17 per cent said information intended to remain private had inadvertently been made public online
This Saturday, Jan. 28, is Data Privacy Day. DPD, as it’s known, is a day to “increase awareness of privacy and data protection issues among consumers, organizations and government officials and help industry, academia, and advocates to highlight consumer privacy efforts.”
Hear, hear. Data privacy, we can all agree, is important. Nobody, from the teenager posting party photos on Facebook to the Fortune 500 CIO in charge of terabytes of data, wants their information compromised.
To honor DPD, Microsoft commissioned a survey (conducted by Blueocean Market Intelligence) of 5,000 people (children between ages of 8 -17 and adults between 18-74) throughout Canada, Germany, Ireland, Spain, and the United States. The results indicated that most of us are not vigilant about protecting our online profiles and reputations.
Your “online profile”, according to the Microsoft survey, is the sum of online content about you (credit card purchases, medical records), content that you’ve created (emails, videos, posts on social networks) and content about you created by others (someone posting a picture or comments about you on a social network or Web site).
Your “online reputation” is the image created of you through information you or others shared online in blogs, posts, pictures, tweets and videos.
The Microsoft survey indicates that 67 per cent feel they are in control of their online reputations but only 44 per cent actively think about the long-term consequences of their online activities.
Shouldn’t we all — not 44 per cent of us — think about the consequences of our online footprints? As social media sites like Facebook and Twitter have opened up the world, for better or worse, and as we do more banking and bill paying online, managing online reputations has never been more important.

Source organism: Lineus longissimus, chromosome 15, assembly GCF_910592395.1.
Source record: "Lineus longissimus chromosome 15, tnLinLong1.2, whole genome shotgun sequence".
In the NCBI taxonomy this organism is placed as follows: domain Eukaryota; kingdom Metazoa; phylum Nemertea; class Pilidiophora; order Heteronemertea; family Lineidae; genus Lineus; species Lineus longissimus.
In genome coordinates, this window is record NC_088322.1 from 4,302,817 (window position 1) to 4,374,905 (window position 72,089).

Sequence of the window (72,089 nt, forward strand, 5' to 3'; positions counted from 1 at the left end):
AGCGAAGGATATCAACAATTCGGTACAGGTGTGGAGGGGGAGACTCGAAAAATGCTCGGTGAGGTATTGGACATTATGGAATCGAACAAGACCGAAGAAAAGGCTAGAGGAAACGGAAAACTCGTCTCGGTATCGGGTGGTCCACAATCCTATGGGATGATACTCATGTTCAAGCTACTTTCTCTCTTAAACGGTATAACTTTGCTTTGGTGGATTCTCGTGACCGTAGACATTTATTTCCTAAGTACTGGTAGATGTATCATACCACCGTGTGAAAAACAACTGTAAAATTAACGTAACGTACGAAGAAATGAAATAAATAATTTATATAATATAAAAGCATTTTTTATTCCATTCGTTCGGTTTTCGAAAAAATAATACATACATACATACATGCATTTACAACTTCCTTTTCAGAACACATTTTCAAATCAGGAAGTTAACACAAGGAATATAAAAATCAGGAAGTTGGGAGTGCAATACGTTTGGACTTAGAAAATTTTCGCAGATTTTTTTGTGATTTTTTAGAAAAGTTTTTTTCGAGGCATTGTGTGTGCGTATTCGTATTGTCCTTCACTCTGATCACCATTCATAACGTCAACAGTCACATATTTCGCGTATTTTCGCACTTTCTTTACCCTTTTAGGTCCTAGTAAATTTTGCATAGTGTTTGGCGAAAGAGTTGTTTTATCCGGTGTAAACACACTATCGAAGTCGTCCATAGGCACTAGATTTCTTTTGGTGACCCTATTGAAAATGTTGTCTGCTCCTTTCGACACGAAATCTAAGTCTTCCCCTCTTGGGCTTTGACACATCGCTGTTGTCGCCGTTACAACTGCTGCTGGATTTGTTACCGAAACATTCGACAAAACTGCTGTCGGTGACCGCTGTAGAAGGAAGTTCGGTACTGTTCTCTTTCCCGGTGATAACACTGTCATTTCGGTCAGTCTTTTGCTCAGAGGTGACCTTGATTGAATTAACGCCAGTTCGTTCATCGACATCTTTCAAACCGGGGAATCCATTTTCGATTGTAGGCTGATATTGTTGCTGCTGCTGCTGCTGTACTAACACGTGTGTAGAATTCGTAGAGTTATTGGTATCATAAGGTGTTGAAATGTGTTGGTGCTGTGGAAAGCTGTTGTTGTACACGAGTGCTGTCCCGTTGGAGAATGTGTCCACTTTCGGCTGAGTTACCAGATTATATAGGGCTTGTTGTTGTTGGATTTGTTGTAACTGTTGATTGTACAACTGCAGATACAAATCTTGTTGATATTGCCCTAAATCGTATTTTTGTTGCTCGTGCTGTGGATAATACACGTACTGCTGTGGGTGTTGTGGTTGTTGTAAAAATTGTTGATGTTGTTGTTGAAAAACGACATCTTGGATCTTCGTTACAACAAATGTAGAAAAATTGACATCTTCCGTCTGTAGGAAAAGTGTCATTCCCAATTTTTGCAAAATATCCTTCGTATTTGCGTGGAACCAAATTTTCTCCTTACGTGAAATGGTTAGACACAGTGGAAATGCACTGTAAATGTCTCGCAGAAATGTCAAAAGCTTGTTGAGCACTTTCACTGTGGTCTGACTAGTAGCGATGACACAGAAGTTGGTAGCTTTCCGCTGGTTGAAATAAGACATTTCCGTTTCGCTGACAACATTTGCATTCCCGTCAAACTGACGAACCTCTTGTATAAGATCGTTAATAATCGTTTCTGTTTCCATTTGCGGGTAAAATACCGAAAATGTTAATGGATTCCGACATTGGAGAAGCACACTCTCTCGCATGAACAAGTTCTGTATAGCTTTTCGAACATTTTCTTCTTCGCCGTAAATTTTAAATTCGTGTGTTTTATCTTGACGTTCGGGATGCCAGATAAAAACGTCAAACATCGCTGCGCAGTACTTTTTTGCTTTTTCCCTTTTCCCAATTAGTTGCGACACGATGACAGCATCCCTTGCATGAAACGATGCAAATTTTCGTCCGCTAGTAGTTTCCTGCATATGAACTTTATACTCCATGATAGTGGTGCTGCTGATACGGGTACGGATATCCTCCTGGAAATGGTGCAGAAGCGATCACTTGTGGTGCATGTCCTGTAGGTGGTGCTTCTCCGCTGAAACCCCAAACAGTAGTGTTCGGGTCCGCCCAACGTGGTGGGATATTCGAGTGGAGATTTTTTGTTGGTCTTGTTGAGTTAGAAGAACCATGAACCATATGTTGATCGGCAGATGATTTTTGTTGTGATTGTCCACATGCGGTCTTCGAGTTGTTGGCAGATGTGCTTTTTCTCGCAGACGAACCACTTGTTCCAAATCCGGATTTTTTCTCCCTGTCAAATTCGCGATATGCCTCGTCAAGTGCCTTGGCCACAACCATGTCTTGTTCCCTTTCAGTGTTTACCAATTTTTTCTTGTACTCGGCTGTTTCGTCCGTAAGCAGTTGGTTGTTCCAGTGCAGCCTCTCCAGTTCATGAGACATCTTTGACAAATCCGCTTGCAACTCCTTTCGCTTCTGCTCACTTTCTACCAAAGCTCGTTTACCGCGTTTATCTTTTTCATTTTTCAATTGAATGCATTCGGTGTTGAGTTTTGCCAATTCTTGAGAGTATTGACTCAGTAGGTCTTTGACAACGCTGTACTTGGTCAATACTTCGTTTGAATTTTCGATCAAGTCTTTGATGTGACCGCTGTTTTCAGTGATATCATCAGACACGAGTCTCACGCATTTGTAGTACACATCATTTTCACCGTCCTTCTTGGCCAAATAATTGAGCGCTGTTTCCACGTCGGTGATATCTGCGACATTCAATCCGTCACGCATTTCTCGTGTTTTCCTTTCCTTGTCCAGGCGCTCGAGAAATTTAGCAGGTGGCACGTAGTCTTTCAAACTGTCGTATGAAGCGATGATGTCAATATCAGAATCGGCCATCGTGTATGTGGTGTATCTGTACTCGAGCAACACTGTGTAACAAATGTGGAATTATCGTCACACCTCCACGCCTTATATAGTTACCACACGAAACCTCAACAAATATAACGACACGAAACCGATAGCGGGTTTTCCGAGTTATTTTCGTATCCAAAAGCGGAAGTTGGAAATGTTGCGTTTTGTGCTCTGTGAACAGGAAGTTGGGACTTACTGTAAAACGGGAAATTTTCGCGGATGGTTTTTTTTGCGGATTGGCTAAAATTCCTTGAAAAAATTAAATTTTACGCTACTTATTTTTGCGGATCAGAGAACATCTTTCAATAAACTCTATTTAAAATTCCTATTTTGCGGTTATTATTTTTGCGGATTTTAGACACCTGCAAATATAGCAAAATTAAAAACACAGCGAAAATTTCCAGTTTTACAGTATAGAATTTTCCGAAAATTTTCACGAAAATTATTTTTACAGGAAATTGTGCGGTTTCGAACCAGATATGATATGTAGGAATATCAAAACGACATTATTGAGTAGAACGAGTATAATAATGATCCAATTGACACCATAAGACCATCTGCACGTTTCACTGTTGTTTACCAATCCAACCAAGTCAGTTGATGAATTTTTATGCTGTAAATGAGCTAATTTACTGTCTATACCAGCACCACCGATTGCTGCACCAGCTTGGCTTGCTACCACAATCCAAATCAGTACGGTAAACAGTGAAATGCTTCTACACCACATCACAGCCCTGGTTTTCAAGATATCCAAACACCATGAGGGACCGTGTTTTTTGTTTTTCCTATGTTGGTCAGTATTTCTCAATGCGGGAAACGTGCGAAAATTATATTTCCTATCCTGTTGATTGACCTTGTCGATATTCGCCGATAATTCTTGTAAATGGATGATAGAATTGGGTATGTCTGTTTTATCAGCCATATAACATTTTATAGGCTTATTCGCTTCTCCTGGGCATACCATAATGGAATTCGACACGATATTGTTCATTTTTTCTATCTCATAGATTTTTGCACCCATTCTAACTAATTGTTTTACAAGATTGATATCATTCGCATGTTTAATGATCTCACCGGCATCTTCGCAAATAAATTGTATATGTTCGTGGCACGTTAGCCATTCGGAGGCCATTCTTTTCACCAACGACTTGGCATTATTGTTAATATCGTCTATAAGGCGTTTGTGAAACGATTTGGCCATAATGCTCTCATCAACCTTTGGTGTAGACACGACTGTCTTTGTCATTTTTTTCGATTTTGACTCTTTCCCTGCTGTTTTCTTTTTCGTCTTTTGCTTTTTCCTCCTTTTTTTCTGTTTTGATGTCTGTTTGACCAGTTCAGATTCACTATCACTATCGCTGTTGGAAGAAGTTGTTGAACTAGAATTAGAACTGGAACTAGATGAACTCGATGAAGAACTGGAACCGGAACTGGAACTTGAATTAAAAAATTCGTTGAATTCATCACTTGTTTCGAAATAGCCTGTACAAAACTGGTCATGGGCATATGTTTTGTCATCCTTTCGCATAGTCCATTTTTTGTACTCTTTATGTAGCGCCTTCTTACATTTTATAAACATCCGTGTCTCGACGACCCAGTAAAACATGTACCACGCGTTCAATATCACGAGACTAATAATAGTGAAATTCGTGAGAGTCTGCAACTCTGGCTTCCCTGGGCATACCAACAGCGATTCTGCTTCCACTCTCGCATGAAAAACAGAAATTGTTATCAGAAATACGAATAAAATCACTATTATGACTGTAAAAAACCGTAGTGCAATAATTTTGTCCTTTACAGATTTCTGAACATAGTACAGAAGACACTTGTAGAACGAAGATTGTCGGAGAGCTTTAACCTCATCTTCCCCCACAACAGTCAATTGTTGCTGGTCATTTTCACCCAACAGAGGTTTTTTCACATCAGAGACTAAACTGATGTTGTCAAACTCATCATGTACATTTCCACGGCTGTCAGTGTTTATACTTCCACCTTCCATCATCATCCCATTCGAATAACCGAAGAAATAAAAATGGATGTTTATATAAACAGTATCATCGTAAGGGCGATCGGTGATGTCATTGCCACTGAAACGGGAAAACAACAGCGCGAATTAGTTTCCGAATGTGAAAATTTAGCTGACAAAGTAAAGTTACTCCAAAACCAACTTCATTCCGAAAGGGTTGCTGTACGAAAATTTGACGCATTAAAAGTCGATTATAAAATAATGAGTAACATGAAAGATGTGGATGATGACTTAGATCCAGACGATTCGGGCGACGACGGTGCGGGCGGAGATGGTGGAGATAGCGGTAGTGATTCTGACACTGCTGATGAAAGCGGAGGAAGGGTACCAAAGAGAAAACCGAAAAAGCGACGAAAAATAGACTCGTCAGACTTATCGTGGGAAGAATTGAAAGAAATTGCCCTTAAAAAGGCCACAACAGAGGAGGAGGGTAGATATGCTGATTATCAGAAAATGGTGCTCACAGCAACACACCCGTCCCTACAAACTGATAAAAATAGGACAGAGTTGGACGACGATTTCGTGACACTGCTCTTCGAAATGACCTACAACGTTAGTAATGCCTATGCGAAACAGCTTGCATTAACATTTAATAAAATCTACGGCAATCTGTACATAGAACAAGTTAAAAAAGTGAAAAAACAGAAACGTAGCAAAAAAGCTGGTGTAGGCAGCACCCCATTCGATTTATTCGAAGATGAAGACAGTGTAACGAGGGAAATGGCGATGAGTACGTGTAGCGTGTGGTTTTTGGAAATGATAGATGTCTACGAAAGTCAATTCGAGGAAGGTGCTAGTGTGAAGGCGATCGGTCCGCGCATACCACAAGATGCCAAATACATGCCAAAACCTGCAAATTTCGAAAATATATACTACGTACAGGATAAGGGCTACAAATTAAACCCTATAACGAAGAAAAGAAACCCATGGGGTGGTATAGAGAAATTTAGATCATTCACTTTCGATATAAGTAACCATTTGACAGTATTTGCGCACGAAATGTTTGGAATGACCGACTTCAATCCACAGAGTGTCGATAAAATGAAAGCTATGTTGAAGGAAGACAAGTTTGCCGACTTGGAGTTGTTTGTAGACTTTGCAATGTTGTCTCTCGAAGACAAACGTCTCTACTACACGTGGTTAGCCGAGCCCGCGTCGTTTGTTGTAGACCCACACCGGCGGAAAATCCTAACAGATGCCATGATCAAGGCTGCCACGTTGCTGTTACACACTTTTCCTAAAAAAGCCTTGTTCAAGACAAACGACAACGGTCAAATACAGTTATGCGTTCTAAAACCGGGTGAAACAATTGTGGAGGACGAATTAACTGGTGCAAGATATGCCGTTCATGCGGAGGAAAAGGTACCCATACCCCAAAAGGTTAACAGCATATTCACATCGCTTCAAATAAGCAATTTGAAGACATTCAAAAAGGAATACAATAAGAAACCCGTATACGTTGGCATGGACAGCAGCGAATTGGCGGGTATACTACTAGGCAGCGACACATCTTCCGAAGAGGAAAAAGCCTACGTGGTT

After all, many employers use Facebook to assess job candidates, and colleges and insurance companies may search for photos and web postings to evaluate applicants.
So how do we become better digital citizens? Here are some steps you can take, according a company blog post penned by Microsoft chief privacy officer Brendon Lynch.
Stay Vigilant and Conduct Your Own ‘Reputation Report’
Search all variations of your name in search engines, and evaluate whether the results reflect the reputation you’d like to share with the world, including current or future employers, colleagues, friends and family members. Microsoft research found that 37 per cent of adults never do this.
If you find information about yourself that is inaccurate or less than favorable, respectfully request that the person who posted it remove it or correct an error.
Consider Separating Your Professional and Personal Profiles
When you are job hunting, applying to a school or looking for new insurance or a loan, remember that your online image can be a determining factor for hiring managers and application reviewers. Be sure to use different e-mail addresses, screen names, referring blogs and websites for each profile, and avoid cross-referencing personal sites.
Fifty-seven per cent of adults think about taking steps to keep their work and personal profiles private. However, 17 per cent said information intended to remain private had inadvertently been made public online.
Be judicious about adding personal information to your professional profile. Only include information appropriate in a professional context.
Adjust Your Privacy Settings
In Internet browsers, social networking sites, personal blogs and other places where you maintain personal data, use privacy settings to help manage who can see your profile or photos, how people can search for you, who can comment and how to block unwanted access. According to Microsoft research, 49 percent of adults do not use privacy settings on social networking sites.
If you use Internet Explorer 9, use the browser’s tracking protection, which helps block unwanted tracking by third parties. You can also use Internet Explorer’s “InPrivate” browsing mode.
Periodically review who has access to your content. It’s OK to remove people whom you feel no longer need access.
Think about what you post (particularly personal photos and videos), who you share the information with, and how it reflects on your reputation. Let others know what you do and do not want shared, and ask them to remove anything you don’t want disclosed.
Microsoft research showed that only 38 per cent of adults and 39 per cent of kids actively think about the long-term impact their online activities might have on someone else’s reputation.